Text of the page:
Taglines: Her name is China Blue. She is watched. She is worshipped. And, she must remain a mystery.
The thirty year-old hard-worker Bobby Grady is married with two children to the frigid Amy Grady and their marriage is in crisis. Bobby is invited to work the night shift at a fashion design studio whose owner believes his talented and introspective designer Joanna Crane is selling his designs to competitors.
Bobby accepts the job to make money and please Amy with a bathtub and follows Joanna after hours. He discovers she has a double life, working as a fifty-dollar hooker called China Blue in the red light district and practicing kinky sex with her clients to satisfy their fantasies. Bobby becomes obsessed by China Blue and when the true thief is found, he has sex with her and they have a crush on each other. Meanwhile the insane preacher Rev. Peter Shayne (Anthony Perkins) decides to save Joanna’s soul and stalks her everywhere.
Crimes of Passion is a 1984 film directed by Ken Russell starring Kathleen Turner, Anthony Perkins, John Laughlin and Annie Potts. The film explores themes of human relationships and mental illness. A mix of sex and suspense, the movie opened to controversy over its content and to negative reviews.
About the Story
Bobby Grady (John Laughlin) is an ordinary middle-class electronics store owner who occasionally moonlights doing surveillance work. He attends a group therapy session because his wife, Amy (Annie Potts), has lost interest in sex and he fears their marriage is in trouble.
Grady is soon approached by the owner of a fashion design house to spy on an employee, Joanna Crane (Kathleen Turner), who is suspected of selling clothing patterns to his competitors. Grady discovers the accusations are unfounded, but also finds out that Joanna is moonlighting as a prostitute using the name China Blue, and shedding her business attire for provocative clothing and a platinum wig.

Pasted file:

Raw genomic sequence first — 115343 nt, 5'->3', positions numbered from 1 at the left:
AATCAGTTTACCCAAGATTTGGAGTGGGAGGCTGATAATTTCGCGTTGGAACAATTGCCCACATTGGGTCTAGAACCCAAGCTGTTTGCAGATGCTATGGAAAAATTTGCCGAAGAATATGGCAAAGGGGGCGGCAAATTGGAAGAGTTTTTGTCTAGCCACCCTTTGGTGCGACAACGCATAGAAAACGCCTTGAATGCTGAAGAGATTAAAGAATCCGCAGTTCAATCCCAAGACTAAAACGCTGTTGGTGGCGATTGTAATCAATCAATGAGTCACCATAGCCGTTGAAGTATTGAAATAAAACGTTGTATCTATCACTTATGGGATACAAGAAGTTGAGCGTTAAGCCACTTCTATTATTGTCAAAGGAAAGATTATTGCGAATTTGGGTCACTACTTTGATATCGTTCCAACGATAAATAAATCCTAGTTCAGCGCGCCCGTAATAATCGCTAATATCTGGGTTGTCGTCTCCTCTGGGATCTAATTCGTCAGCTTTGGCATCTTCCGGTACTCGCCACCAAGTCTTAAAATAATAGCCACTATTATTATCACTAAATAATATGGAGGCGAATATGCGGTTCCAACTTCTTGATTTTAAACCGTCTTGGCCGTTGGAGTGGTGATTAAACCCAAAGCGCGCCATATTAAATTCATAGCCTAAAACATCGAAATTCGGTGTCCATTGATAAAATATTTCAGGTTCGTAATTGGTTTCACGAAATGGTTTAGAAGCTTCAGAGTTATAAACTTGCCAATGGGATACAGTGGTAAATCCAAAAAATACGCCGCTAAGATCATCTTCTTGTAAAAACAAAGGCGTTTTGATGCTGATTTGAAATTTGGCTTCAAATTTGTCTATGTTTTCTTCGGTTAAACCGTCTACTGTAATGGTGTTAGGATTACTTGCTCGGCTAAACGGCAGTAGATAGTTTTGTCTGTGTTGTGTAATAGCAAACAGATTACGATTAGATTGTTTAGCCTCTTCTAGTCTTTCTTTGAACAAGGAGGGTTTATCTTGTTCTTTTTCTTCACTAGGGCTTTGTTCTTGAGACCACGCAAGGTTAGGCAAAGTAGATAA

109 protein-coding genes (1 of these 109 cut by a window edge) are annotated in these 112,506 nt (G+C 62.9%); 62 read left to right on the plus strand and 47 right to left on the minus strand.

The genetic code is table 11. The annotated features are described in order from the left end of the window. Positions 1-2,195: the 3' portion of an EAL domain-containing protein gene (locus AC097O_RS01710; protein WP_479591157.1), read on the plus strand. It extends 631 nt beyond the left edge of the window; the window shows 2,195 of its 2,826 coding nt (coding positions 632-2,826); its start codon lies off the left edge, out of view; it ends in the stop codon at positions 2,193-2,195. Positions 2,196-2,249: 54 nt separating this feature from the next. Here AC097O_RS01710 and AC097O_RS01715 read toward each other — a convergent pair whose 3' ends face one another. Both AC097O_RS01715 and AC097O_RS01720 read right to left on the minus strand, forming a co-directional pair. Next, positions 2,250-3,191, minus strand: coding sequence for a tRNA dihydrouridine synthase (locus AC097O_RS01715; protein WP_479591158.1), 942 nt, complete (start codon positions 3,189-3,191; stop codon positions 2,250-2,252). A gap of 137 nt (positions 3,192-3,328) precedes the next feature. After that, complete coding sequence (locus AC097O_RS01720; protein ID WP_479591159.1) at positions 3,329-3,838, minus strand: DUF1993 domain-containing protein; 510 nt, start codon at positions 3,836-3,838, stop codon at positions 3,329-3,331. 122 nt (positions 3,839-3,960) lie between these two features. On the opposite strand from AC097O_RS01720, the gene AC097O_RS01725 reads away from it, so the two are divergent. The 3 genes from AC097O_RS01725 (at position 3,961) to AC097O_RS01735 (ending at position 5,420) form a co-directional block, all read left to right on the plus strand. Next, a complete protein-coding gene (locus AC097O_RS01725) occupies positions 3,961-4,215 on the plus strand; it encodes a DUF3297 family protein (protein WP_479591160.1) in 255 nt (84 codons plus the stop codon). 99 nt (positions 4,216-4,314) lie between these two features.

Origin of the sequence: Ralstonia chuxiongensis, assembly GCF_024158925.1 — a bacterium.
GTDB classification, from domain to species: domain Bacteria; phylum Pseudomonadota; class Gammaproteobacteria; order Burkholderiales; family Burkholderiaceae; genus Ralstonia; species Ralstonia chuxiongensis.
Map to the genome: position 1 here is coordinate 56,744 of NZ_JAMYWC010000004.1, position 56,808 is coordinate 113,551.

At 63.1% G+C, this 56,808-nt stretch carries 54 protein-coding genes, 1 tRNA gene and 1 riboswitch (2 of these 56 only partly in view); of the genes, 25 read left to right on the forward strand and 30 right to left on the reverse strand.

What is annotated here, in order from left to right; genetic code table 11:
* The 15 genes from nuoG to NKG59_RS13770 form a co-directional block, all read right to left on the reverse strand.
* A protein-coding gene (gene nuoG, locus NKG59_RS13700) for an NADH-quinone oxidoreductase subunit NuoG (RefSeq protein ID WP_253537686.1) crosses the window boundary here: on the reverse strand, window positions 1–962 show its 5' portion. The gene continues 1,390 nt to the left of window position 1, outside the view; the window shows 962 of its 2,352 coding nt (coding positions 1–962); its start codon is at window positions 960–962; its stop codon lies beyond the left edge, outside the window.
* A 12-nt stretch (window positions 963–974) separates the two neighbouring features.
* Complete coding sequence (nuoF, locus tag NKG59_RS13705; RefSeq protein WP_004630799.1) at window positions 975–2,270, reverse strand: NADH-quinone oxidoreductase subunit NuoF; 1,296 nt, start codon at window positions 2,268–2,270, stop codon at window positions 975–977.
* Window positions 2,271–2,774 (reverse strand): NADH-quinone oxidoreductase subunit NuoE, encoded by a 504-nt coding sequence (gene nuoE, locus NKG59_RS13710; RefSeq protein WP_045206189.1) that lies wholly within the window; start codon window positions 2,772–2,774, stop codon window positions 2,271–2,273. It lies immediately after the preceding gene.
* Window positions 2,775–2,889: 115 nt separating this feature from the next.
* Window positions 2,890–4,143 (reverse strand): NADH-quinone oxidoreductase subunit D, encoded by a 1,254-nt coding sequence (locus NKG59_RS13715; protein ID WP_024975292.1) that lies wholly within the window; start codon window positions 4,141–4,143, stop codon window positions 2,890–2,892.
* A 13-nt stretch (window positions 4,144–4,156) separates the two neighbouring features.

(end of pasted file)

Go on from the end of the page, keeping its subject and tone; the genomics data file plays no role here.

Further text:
Grady keeps quiet about Joanna’s double life. After having an erotic encounter with her in her China Blue persona, Grady begins seeing her on a regular basis, first professionally, then romantically. However, their involvement is complicated by his guilt and her intimacy issues — not to mention her clientele of regular patrons and their bizarre sexual fetishes.
Among them is the “Reverend” Peter Shayne (Anthony Perkins), who alternately spends his time delivering soapbox sermons on the street, visiting peep shows while sniffing amyl nitrite, and patronizing prostitutes. Shayne has been seeing China Blue as a customer and declares a misguided need to “save” her. (When he says, “Save your soul, whore!”, she replies, “Save your money, shithead.”) Underscoring Shayne’s contradictory nature is the cache of sex toys he carries in a small doctor’s bag with his Bible.
Grady admits he may leave his wife and children, but Joanna feels put-upon and depressed. She seeks solace in turning tricks because the encounters are not fraught with emotional entanglements. She dominates a young policeman in an S&M session, penetrating him with his nightstick, and endures a botched three-way in a limousine. A session with a dying man whose wife wants China Blue to give him sexual gratification one last time inspires Joanna to reveal her real first name, suggesting for the first time that she is the proverbial “hooker with a heart of gold.”
Shayne grows increasingly psychotic: he carries a sharpened metallic vibrator he nicknames “Superman” and starts stalking Joanna. He moves into a seedy motel next door to her nighttime place of business and watches her activities through a peephole. He also sets up a shrine with candles and numerous photos of her. Sensing that he is mentally unhinged, Joanna no longer wishes to see him, but Shayne follows her home to her actual apartment. Once there, he begs her to kill him.
Crimes of Passion (1984)
Directed by: Ken Russell
Starring: Kathleen Turner, Anthony Perkins, Bruce Davison, Gordon Hunt, John Laughlin, Deanna Oliver, Annie Potts, Janice Renney
Screenplay by: Barry Sandler
Cinematography by: Dick Bush
Film Editing by: Brian Tagg
Costume Design by: Ruth Myers
Set Decoration by: Christopher Amy, Gregory Melton
Art Direction by: Stephen Marsh
Music by: Rick Wakeman
Distributed by New World Pictures, Orion Pictures
Release Date: October 19, 1984